On Thursday evening ay Symphony Hall, the Atlanta Symphony Orchestra and Chorus performed Beethoven’s “Missa solemnis” in D major, Op. 123, led by principal guest conductor Donald Runnicles. Soprano Kim-Lillian Strebel, mezzo-soprano Stephanie Lauricella, tenor Shawn Mathey and baritone Brian Mulligan were the quartet of guest vocal soloists.
The chorus was prepared by ASO director of choruses Norman Mackenzie. Projected surtitles, English translations of the Latin text, were by ASO program annotator Ken Meltzer. The performance was repeated Saturday evening at Symphony Hall. These concerts are part of the ASO’s Robert Shaw Centenary celebrations.
Completed in 1823, one year before his iconic Symphony No. 9, Beethoven’s “Missa solemnis” has been a major part of the ASO choral-symphonic legacy. Robert Shaw concluded his first season as ASO music director with a performance of “Missa solemnis,” with the chorus comprised of his new Atlanta Symphony Chamber Chorus, the Choral Guild of Atlanta, and an ad hoc Atlanta Intercollegiate Chorus.
After the larger Atlanta Symphony Orchestra Chorus was formed in 1970, Shaw led them and the ASO in a good handful of “Missa solemnis” performances over the years, in 1972, 1976, 1981, 1982 and 1987 in Symphony Hall and on tour. Shaw and the ASO and Chorus recorded “Missa solemnis” for Telarc Records.
The ASO Chorus has plenty of experience with Runnicles on the podium, including tours to Germany to perform major choral-orchestral works under his baton with the Berlin Philharmonic: Britten’s “War Requiem” in 2003, Berlioz’s “Requiem” in 2008 and Brahms’ “Ein deutsches Requiem” in 2009. Then in 2011, Runnicles took up the “Missa solemnis” with the ASO and Chorus to critically favorable reviews.
So with this ASO re-visitation to Beethoven’s “Missa solemnis” with Runnicles at the helm this week, there has been much anticipation of great things in the air. Personally, I was expecting to be blown away by Thursday’s performance.
I was not.
It was an off night for the ASO Chorus, something thoroughly atypical of them. That assessment acknowledges, of course, the tremendous difficulty of the “Missa solemnis” in terms of choral technique, musical and vocal demands, and sheer physical stamina. It is a damnably challenging 80-minute work. Not because Beethoven didn’t understand voices, but because, as Stravinsky suggested, he pushed their limits to achieve the music he had in mind. It is, frankly, beyond the capacity and resources of many other volunteer choruses.
Nevertheless, the Atlanta Symphony Orchestra Chorus is its own yardstick of excellence. By that normative comparison, Thursday’s “Missa solemnis” was a rather raggedy performance, certainly not on the same level as this past November’s Verdi’s “Requiem.”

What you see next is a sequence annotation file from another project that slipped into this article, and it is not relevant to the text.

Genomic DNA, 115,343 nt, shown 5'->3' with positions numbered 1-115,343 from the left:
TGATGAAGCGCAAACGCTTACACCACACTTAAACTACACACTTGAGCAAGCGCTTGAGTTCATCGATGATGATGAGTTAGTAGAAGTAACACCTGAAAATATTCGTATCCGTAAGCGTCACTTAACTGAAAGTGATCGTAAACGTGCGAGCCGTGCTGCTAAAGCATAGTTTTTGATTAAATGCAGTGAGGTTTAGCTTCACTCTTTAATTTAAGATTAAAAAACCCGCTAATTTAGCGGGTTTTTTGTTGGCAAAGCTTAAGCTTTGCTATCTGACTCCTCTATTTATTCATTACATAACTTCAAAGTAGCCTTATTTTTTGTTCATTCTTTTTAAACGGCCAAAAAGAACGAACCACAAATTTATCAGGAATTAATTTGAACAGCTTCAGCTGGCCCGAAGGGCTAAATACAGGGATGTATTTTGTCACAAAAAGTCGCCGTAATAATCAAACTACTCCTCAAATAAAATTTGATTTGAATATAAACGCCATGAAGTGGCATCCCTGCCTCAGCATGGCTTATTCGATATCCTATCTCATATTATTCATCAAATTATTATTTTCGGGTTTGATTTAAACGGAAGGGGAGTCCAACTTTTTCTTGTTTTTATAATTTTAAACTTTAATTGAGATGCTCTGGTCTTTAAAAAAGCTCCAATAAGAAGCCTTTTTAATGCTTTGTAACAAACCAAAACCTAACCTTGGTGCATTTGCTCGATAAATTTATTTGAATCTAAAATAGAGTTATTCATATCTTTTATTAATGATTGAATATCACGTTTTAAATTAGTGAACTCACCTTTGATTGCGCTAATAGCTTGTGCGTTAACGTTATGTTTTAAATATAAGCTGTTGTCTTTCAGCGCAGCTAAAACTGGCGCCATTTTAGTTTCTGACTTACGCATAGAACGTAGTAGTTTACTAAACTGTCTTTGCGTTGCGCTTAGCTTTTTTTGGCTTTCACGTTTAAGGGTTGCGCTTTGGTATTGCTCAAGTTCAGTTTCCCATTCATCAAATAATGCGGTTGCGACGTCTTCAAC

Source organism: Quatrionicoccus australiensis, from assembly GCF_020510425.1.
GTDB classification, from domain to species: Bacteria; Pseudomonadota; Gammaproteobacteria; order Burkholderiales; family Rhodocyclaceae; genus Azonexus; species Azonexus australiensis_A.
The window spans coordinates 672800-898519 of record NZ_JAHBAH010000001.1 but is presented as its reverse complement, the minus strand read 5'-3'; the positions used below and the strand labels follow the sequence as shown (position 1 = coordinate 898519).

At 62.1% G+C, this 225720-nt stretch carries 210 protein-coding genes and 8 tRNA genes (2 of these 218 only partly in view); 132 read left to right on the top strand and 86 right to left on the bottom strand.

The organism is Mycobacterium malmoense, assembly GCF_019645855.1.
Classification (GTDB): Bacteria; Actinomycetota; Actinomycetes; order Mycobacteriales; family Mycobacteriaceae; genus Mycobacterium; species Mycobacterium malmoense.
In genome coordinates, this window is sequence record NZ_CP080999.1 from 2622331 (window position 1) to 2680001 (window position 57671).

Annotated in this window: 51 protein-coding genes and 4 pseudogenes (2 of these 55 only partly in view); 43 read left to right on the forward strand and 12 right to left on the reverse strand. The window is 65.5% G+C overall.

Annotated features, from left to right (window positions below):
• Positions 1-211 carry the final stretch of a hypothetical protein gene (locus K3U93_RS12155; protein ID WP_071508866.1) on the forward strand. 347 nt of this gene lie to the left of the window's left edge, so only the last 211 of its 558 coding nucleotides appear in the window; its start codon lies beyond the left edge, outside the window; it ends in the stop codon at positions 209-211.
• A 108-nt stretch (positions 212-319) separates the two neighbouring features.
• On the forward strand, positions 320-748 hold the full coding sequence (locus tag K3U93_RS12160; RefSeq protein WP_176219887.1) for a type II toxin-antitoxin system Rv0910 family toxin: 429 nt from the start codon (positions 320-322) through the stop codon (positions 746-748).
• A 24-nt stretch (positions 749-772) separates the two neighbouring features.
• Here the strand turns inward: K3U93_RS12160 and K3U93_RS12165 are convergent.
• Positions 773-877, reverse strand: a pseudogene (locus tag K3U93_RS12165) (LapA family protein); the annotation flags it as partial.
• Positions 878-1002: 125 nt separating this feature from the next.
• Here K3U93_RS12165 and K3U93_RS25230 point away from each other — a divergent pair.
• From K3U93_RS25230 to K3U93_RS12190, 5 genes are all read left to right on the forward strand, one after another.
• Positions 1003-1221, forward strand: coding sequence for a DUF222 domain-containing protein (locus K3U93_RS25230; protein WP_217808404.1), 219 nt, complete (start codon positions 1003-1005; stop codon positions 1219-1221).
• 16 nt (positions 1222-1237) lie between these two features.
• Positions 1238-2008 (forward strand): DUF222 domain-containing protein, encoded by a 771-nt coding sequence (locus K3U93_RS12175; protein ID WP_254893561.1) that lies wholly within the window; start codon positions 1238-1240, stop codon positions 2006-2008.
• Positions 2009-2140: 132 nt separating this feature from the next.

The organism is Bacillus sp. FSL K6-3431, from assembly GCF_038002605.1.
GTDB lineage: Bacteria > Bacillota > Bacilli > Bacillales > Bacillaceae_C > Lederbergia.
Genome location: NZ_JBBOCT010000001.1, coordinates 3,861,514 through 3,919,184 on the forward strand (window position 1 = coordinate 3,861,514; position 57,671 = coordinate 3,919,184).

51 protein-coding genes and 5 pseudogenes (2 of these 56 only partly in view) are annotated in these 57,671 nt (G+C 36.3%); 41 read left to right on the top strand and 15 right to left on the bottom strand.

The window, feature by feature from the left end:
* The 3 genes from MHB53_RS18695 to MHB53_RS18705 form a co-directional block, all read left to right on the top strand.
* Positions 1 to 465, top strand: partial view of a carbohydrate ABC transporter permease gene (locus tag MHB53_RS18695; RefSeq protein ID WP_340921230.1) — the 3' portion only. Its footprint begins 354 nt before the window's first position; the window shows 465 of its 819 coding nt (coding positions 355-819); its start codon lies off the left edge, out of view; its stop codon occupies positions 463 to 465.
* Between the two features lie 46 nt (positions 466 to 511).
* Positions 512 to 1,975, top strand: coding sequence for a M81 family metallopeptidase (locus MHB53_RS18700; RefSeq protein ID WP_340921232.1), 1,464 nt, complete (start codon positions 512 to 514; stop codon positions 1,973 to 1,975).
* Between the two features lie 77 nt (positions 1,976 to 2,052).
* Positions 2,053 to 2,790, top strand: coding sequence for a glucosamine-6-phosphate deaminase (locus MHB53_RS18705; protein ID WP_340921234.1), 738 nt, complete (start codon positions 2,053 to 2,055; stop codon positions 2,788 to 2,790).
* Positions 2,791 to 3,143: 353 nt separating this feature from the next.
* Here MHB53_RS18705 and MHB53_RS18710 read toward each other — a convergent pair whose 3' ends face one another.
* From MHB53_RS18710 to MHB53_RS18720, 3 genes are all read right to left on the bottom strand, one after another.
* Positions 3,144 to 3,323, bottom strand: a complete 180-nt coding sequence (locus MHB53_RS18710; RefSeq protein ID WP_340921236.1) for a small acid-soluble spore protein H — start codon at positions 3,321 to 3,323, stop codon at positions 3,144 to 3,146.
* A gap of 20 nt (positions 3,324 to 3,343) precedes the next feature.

The primary problems stemmed from issues of loose musical ensemble — just not being tightly on the money, which is essential. The orchestra itself was the most cohesive, but the chorus had ensemble problems both internally and staying with the orchestra. This was not consistent throughout but was much too present. The inconsistency was especially the case at several significant transitional points, where the chorus and orchestra did not land squarely together in a new meter or tempo.
The vocal quartet was mostly successful. Strebel has a bright, clear soprano, but once she reached the highest range of her demanding part, she had to push into a harsh vocal color to arch to the end of the phrase. Lauricella’s mezzo was of a mellower, creamy tone, blending well with Strebel, but not quite seeming to balance with Strebel at times for that very reason. Mulligan’s reedy baritone and Mathey’s clarion tenor rounded out the quartet. But they too had a few occasions of singing on the back end of the beat and not always being together as a quartet.
Interestingly, three of these singers — Strebel, Lauricella and Mulligan — will be singing “Missa solemnis” with Runnicles again on March 10 in Glasgow, Scotland, with the BBC Scottish Symphony Orchestra and the Edinburgh Festival Chorus.
Concertmaster David Coucheron, who was in his first season with the ASO at the time of the 2011 “Missa solemnis” performance, stood up as he did back then for his extended violin solo in the “Sanctus.” It began in the instrument’s high range, introducing some of the work’s most transcendent music. Coucheron’s performance was spot on, his signature lyrical playing a beautiful highlight of the performance.